Collette pledging $200K to support Ukrainian humanitarian efforts

PAWTUCKET – Being in the travel industry, Collette Travel Services Inc. has had a close eye on the unfolding crisis going on in Ukraine with Russian forces invading the neighboring country and observing it with shock and sadness.

Now, the local travel agency is making a substantial contribution through its Collette Foundation charity initiative to help Ukrainian refugees and other individuals impacted by the invasion. Collette announced Monday it has through the foundation pledged $200,000 to support humanitarian organizations on the ground in Ukraine.

Collette President Jaclyn Leibl-Cote told Providence Business News Monday that one of the initial grants funded through the contribution, $25,000, will support food nonprofit World Central Kitchen to provide hot meals to Ukrainian refugees. Funds will also be given to California-based humanitarian nonprofit Direct Relief for health and medical needs, she added.

Collette Foundation has made pledges in the past, such as doing a “Million Meals” campaign to help hungry children, Leibl-Cote said, but this is believed to be the first such humanitarian pledge provided by Collette to a war-type situation. Leibl-Cote said Collette will continue to assess the situation and give organizations helping Ukrainians additional funds within that $200,000 pledge where needed.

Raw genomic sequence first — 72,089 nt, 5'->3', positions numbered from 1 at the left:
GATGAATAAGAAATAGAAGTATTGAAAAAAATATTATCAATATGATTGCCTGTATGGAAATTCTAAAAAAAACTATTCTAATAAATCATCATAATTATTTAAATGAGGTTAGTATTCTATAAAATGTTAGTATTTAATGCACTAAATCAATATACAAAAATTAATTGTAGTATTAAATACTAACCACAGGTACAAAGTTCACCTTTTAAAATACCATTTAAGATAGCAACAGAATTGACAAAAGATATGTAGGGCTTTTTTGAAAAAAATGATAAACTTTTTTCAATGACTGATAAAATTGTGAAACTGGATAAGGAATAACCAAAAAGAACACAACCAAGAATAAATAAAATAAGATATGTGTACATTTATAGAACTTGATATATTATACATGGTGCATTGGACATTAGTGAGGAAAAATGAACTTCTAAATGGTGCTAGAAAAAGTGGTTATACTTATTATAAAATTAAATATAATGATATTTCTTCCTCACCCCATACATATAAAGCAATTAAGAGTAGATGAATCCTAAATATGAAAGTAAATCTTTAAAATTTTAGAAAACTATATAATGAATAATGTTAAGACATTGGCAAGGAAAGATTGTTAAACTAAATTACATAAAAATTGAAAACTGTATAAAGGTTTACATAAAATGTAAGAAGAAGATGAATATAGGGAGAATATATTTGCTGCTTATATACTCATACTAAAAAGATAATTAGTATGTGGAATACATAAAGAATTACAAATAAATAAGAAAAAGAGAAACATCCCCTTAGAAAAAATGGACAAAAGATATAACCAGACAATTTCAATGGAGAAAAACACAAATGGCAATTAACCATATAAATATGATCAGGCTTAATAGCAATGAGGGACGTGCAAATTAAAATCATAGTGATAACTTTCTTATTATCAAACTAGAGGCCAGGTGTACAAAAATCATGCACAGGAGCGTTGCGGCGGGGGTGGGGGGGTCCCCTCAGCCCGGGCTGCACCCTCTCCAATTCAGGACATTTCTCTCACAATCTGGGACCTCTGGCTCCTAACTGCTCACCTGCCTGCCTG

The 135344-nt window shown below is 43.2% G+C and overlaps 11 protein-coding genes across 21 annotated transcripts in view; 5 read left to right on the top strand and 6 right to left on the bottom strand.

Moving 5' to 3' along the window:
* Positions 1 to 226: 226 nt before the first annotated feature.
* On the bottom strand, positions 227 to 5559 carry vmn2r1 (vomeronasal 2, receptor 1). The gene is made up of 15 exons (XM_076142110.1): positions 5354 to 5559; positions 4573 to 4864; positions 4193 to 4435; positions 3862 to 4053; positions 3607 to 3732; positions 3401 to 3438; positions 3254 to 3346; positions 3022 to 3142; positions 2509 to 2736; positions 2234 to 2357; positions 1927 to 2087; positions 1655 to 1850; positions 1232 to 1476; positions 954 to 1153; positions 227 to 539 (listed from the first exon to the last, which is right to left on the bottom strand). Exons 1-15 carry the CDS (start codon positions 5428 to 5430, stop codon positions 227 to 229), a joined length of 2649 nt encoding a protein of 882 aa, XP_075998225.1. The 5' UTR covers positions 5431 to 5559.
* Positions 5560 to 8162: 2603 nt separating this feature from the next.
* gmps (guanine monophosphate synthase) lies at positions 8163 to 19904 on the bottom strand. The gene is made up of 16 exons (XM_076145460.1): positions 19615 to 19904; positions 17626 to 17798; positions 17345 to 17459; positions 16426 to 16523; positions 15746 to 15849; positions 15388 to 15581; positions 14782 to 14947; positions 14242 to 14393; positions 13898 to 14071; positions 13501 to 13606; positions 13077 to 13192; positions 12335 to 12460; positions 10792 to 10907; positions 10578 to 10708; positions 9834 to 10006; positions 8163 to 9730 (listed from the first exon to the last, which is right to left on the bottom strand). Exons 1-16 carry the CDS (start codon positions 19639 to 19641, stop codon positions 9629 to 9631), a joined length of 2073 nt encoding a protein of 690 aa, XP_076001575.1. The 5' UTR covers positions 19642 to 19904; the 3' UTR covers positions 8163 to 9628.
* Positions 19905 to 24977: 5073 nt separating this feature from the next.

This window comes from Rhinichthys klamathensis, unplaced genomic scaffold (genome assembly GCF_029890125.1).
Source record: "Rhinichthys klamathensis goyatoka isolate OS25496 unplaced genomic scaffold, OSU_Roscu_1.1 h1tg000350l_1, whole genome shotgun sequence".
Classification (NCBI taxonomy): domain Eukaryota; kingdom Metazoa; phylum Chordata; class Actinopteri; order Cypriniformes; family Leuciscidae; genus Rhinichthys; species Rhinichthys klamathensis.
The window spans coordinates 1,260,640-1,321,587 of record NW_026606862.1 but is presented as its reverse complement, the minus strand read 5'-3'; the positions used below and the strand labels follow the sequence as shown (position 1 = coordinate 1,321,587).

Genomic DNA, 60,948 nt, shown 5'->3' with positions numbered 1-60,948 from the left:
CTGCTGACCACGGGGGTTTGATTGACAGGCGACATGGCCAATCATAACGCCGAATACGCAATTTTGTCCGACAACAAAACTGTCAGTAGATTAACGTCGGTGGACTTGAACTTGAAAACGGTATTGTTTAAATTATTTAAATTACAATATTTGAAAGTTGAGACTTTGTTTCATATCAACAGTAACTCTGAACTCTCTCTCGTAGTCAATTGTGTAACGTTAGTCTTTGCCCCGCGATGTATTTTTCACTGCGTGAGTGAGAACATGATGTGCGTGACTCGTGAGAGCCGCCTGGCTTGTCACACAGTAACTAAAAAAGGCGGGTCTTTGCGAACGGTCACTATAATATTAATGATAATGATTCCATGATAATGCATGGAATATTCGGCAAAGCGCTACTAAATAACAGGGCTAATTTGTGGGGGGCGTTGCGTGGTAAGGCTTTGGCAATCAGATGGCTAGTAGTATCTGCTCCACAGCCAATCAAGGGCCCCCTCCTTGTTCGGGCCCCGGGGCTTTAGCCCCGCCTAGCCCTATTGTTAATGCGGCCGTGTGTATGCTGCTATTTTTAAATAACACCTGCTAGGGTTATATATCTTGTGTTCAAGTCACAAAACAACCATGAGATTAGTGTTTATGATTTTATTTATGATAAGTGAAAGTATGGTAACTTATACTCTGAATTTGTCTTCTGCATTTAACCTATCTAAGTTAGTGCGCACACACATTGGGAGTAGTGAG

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“It’s just the right thing to do,” Leibl-Cote said, “to help and support either trying to leave the country and just support them any way we can.”

Additionally, Collette has decided to cease operating tours in Russia and withdrew all other business interests “for the foreseeable future,” Leibl-Cote said. She said Collette will not support any tourist dollars going into Russia while Vladimir Putin is president and the invasion into Ukraine continues.

Leibl-Cote said Collette had a Russian tour that was designed prior to the COVID-19 pandemic taking hold, as well as a Baltics tour that also visits St. Petersburg, Russia. The Russian tour and the St. Petersburg portion of the Baltics tour have been taken offline by Collette, she said.

Leibl-Cote said Russia was a destination people were traveling to before the pandemic and the financial implications for the company in temporarily taking the country off its tour schedule is unknown at the time.

“We’re just still in the recovery stage from COVID,” she said, “and hoping this [Russia-Ukraine situation] stays contained as travel resumes.”

Leibl-Cote also said trends are showing that people are once again interested in traveling after two years of the pandemic putting much of that on hold. She said Collette, while not projected to hit 2019 figures, is still looking at growth in excess of 200% from two years ago. She also said there was “a lot more” domestic travel in 2021 and now international travel is starting to rebound.

Europe, Leibl-Cote said, is a “key destination” and the company hopes other European destinations, such as Italy, Spain, Portugal, Ireland and Iceland, can be highly attractive for travelers in lieu of Russia.

“Those places aren’t close [to Ukraine and Russia], so people are still comfortable and … there’s still that itch to travel after being shut down for so long. It is a balancing act and we’re continuing to watch what’s happening every single day, and make decisions to pull any product offline as needed.”

James Bessette is the PBN special projects editor, and also covers the nonprofit and education sectors. You may reach him at You may also follow him on Twitter at @James_Bessette.